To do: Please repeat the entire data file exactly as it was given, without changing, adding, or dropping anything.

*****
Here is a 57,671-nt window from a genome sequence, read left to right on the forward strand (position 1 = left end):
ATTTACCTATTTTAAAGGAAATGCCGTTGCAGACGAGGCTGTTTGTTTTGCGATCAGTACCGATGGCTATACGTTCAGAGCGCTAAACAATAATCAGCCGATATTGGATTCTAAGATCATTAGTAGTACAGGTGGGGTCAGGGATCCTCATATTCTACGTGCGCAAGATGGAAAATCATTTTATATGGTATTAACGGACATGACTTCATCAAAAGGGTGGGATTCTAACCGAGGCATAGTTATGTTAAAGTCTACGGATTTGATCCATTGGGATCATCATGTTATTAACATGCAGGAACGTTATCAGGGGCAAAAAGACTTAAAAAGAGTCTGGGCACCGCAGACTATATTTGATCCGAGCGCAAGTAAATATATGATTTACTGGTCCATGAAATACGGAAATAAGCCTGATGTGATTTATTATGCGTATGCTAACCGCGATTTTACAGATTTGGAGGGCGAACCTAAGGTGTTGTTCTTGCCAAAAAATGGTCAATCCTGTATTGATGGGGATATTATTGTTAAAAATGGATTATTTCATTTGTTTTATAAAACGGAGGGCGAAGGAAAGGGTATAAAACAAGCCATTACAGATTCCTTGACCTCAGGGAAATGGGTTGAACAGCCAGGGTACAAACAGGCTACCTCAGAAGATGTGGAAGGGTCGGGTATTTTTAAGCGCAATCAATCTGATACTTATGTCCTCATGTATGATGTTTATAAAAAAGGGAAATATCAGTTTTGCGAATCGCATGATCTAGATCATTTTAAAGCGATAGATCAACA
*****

Here is a 57,671-nt window from a genome sequence, read left to right on the forward strand (position 1 = left end):
ATTTACCTATTTTAAAGGAAATGCCGTTGCAGACGAGGCTGTTTGTTTTGCGATCAGTACCGATGGCTATACGTTCAGAGCGCTAAACAATAATCAGCCGATATTGGATTCTAAGATCATTAGTAGTACAGGTGGGGTCAGGGATCCTCATATTCTACGTGCGCAAGATGGAAAATCATTTTATATGGTATTAACGGACATGACTTCATCAAAAGGGTGGGATTCTAACCGAGGCATAGTTATGTTAAAGTCTACGGATTTGATCCATTGGGATCATCATGTTATTAACATGCAGGAACGTTATCAGGGGCAAAAAGACTTAAAAAGAGTCTGGGCACCGCAGACTATATTTGATCCGAGCGCAAGTAAATATATGATTTACTGGTCCATGAAATACGGAAATAAGCCTGATGTGATTTATTATGCGTATGCTAACCGCGATTTTACAGATTTGGAGGGCGAACCTAAGGTGTTGTTCTTGCCAAAAAATGGTCAATCCTGTATTGATGGGGATATTATTGTTAAAAATGGATTATTTCATTTGTTTTATAAAACGGAGGGCGAAGGAAAGGGTATAAAACAAGCCATTACAGATTCCTTGACCTCAGGGAAATGGGTTGAACAGCCAGGGTACAAACAGGCTACCTCAGAAGATGTGGAAGGGTCGGGTATTTTTAAGCGCAATCAATCTGATACTTATGTCCTCATGTATGATGTTTATAAAAAAGGGAAATATCAGTTTTGCGAATCGCATGATCTAGATCATTTTAAAGCGATAGATCAACA